NovaSure, Almost One Year Later — or, I Love My Uterus Again

[Warning: This post discusses cycles! Periods! Cramps! And features photos of my uterus! Kind of!]

Curious About NovaSure?

I underwent the NovaSure procedure, otherwise known as endometrial ablation, almost one year ago after learning about it at BlogHer ’12. I promised to update how it changed my cycle afterward… and then I didn’t. I suppose it’s true what they say: People are more apt to share an experience when it’s negative than when it’s positive. Because let me tell you: NovaSure has been an overwhelmingly positive experience in my life.

In fact, I tell everyone this when they email to ask me my opinion on the procedure: NovaSure is the best health decision I’ve made for myself. Ever.

As I shared before, the procedure itself went just fine. Here’s my breakdown of what happened — or didn’t — in the months after my endometrial ablation.

1. Yes to the watery discharge. My doctor warned me that I could experience up to six weeks of watery discharge after the procedure. He didn’t lie. This ranks as the “worst” part of the procedure — which is to say, not very horrible at all. The end of the discharge ran right into my first post-procedure period. Which wasn’t even a period.

2. My first post-procedure periods were weird. I use the word “weird” to mean both “different” and, yes, “weird.” It’s weird to all of a sudden have vastly different periods than those you have suffered through for 20 years. Really weird. The kicker? There was no crazy, omg-someone-must-be-dying bleeding. I had minimal (understatement) spotting. The end. No, really.

3. My first post-procedure periods lacked almost all period symptoms. Check this: No bloating. No breast tenderness. No cramps! No mood swings! It was the Best Thing Ever!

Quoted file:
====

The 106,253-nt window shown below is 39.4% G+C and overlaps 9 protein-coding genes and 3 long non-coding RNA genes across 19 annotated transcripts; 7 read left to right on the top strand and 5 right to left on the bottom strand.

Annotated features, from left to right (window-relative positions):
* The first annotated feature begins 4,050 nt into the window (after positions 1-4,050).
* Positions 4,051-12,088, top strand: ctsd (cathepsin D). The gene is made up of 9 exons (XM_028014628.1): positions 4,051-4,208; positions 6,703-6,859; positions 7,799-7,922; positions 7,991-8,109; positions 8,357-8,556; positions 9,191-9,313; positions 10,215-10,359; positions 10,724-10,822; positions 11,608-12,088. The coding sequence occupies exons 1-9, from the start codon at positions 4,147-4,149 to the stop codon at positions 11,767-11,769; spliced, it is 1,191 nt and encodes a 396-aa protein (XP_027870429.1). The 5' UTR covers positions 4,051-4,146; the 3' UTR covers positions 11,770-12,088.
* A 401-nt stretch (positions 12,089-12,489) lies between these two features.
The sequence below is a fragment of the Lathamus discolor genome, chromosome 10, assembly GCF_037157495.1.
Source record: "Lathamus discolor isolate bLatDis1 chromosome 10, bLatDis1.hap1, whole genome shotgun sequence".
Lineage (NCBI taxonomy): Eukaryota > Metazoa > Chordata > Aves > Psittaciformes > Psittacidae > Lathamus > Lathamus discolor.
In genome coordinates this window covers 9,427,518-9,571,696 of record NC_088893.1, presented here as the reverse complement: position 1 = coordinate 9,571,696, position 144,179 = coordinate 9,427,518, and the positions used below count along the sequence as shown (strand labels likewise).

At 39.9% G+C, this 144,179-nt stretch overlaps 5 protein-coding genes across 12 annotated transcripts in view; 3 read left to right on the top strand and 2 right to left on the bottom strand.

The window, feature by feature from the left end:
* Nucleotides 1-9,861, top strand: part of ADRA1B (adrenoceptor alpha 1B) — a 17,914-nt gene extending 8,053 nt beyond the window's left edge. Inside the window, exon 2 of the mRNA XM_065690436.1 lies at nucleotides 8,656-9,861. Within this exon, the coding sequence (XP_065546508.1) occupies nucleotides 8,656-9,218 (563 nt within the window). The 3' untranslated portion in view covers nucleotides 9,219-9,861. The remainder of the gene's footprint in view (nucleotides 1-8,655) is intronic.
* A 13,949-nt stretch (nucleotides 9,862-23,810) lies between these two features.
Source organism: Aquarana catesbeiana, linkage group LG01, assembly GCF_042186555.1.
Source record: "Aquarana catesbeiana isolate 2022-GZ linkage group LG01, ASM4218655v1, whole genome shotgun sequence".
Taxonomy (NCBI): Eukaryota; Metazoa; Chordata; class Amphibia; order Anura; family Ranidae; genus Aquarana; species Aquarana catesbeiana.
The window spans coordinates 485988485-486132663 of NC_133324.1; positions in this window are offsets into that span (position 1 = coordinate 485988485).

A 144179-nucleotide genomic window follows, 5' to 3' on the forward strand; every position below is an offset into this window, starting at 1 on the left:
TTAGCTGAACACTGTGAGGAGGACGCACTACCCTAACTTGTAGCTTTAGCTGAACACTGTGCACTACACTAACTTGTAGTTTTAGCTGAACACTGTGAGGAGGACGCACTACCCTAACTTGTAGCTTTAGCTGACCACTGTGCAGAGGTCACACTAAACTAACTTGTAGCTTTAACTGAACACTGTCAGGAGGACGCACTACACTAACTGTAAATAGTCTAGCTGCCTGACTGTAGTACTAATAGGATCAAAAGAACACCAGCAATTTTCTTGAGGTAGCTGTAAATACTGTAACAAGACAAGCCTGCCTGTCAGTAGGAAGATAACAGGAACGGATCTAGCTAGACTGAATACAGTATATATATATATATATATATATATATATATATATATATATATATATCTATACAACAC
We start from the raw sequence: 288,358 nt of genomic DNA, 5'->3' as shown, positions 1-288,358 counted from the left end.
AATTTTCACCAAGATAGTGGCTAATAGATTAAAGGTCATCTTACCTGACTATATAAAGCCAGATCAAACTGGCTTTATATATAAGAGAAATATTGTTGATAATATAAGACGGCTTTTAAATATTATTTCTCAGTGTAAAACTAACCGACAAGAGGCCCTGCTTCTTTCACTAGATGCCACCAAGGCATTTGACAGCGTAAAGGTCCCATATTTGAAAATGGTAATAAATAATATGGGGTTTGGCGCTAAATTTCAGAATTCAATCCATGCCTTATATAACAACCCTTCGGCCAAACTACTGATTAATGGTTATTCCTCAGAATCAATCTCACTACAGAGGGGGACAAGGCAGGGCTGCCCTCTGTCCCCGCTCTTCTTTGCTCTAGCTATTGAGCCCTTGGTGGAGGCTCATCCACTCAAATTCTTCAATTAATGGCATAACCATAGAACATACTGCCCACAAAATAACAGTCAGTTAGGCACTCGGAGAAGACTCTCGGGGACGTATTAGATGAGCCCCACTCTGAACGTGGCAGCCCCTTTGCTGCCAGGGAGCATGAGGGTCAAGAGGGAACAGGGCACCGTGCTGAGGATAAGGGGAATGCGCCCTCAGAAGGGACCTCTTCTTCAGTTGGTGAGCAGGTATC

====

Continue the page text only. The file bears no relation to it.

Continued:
4. One period-related symptom that may or not have been caused by the hormonal change: Breakout city. My skin (mostly my chin) broke out with the onset of my second post-procedure cycle… and didn’t stop for months and months. I don’t know if this was directly related to how my body was adjusting to having no outlet for monthly woe or if it was just sad, pimply timing. All the same, I’ve got my skin back under control at 10 months post-NovaSure. Whew!


5. Weight loss! I mentioned NovaSure in my weight loss post, and I maintain that the two were directly related. With the lack of monthly bloating, I found myself able to maintain any weight lost during the month and continue forward with my weight loss journey. I know one big search for NovaSure is “weight gain,” and that simply wasn’t my experience. Then again, I was making smart food decisions and running my butt off, so it’s not like I sat on the couch for 10 months and expected a miracle by way of a medical procedure.

6. 10 months later, my period lasts 2 days. I had a couple of cycles after the first few that made me wonder if my endometrial ablation was somehow undoing itself. I had a couple of clots, a couple of gushes, and a couple of periods that lasted longer than four days. (Please note: I had multiple periods that lasted over 14 days in the past, so fretting over a period longer than 4 days felt ridiculous.) Those periods have not happened again. Here’s an example of what my cycle is like now: I was set to get my period the Monday of BlogHer ’13 week. Instead, it started on Saturday afternoon. I stopped to buy my first box of Instead cups in over four months (because I hadn’t used enough in one box to warrant another purchase!), bought extra pantyliners, and packed all of the stuff for a Traveling Period. It was over before Monday. No lie. Over, completely gone, out the door, TTFN. Less than two days. Winning.

7. The only symptom I have now is breast tenderness. A day or two before my non-period, as I refer to it now, arrives, I have a bit of breast tenderness. I don’t even really notice it until I take my bra off at the end of the day and think, “Hmm, that feels weird.” Then I look at my calendar, nod, and go to bed.

8. Yay sex life! That’s all I need to say about that, isn’t it?